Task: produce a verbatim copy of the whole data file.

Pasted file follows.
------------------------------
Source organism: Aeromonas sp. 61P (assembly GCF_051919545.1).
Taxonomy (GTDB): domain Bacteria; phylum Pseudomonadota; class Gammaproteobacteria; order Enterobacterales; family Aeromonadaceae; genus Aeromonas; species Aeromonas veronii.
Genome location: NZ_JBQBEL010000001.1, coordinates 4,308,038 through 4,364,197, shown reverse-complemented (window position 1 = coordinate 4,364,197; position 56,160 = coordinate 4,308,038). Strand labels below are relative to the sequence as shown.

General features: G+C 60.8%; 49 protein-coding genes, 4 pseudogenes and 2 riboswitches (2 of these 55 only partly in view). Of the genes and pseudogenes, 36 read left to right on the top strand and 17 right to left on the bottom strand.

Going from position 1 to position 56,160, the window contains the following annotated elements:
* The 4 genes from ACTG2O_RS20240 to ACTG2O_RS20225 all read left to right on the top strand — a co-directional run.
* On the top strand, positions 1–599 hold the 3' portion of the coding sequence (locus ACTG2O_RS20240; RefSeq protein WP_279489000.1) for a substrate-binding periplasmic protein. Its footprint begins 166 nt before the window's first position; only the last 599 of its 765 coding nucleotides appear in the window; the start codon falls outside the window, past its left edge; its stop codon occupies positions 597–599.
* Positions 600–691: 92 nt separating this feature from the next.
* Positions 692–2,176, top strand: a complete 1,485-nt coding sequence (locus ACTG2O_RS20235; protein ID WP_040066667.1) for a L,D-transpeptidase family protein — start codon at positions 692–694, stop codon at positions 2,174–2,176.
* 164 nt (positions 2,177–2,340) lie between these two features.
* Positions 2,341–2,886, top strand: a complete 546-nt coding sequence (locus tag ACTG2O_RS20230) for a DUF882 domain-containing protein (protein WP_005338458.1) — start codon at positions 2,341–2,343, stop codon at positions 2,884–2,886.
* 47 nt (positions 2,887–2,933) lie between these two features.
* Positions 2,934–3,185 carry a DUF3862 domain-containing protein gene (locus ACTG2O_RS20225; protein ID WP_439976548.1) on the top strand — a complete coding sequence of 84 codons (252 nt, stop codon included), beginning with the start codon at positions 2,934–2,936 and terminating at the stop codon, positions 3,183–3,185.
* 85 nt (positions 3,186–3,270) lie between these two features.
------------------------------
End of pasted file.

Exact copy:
Source organism: Aeromonas sp. 61P (assembly GCF_051919545.1).
Taxonomy (GTDB): domain Bacteria; phylum Pseudomonadota; class Gammaproteobacteria; order Enterobacterales; family Aeromonadaceae; genus Aeromonas; species Aeromonas veronii.
Genome location: NZ_JBQBEL010000001.1, coordinates 4,308,038 through 4,364,197, shown reverse-complemented (window position 1 = coordinate 4,364,197; position 56,160 = coordinate 4,308,038). Strand labels below are relative to the sequence as shown.

General features: G+C 60.8%; 49 protein-coding genes, 4 pseudogenes and 2 riboswitches (2 of these 55 only partly in view). Of the genes and pseudogenes, 36 read left to right on the top strand and 17 right to left on the bottom strand.

Going from position 1 to position 56,160, the window contains the following annotated elements:
* The 4 genes from ACTG2O_RS20240 to ACTG2O_RS20225 all read left to right on the top strand — a co-directional run.
* On the top strand, positions 1–599 hold the 3' portion of the coding sequence (locus ACTG2O_RS20240; RefSeq protein WP_279489000.1) for a substrate-binding periplasmic protein. Its footprint begins 166 nt before the window's first position; only the last 599 of its 765 coding nucleotides appear in the window; the start codon falls outside the window, past its left edge; its stop codon occupies positions 597–599.
* Positions 600–691: 92 nt separating this feature from the next.
* Positions 692–2,176, top strand: a complete 1,485-nt coding sequence (locus ACTG2O_RS20235; protein ID WP_040066667.1) for a L,D-transpeptidase family protein — start codon at positions 692–694, stop codon at positions 2,174–2,176.
* 164 nt (positions 2,177–2,340) lie between these two features.
* Positions 2,341–2,886, top strand: a complete 546-nt coding sequence (locus tag ACTG2O_RS20230) for a DUF882 domain-containing protein (protein WP_005338458.1) — start codon at positions 2,341–2,343, stop codon at positions 2,884–2,886.
* 47 nt (positions 2,887–2,933) lie between these two features.
* Positions 2,934–3,185 carry a DUF3862 domain-containing protein gene (locus ACTG2O_RS20225; protein ID WP_439976548.1) on the top strand — a complete coding sequence of 84 codons (252 nt, stop codon included), beginning with the start codon at positions 2,934–2,936 and terminating at the stop codon, positions 3,183–3,185.
* 85 nt (positions 3,186–3,270) lie between these two features.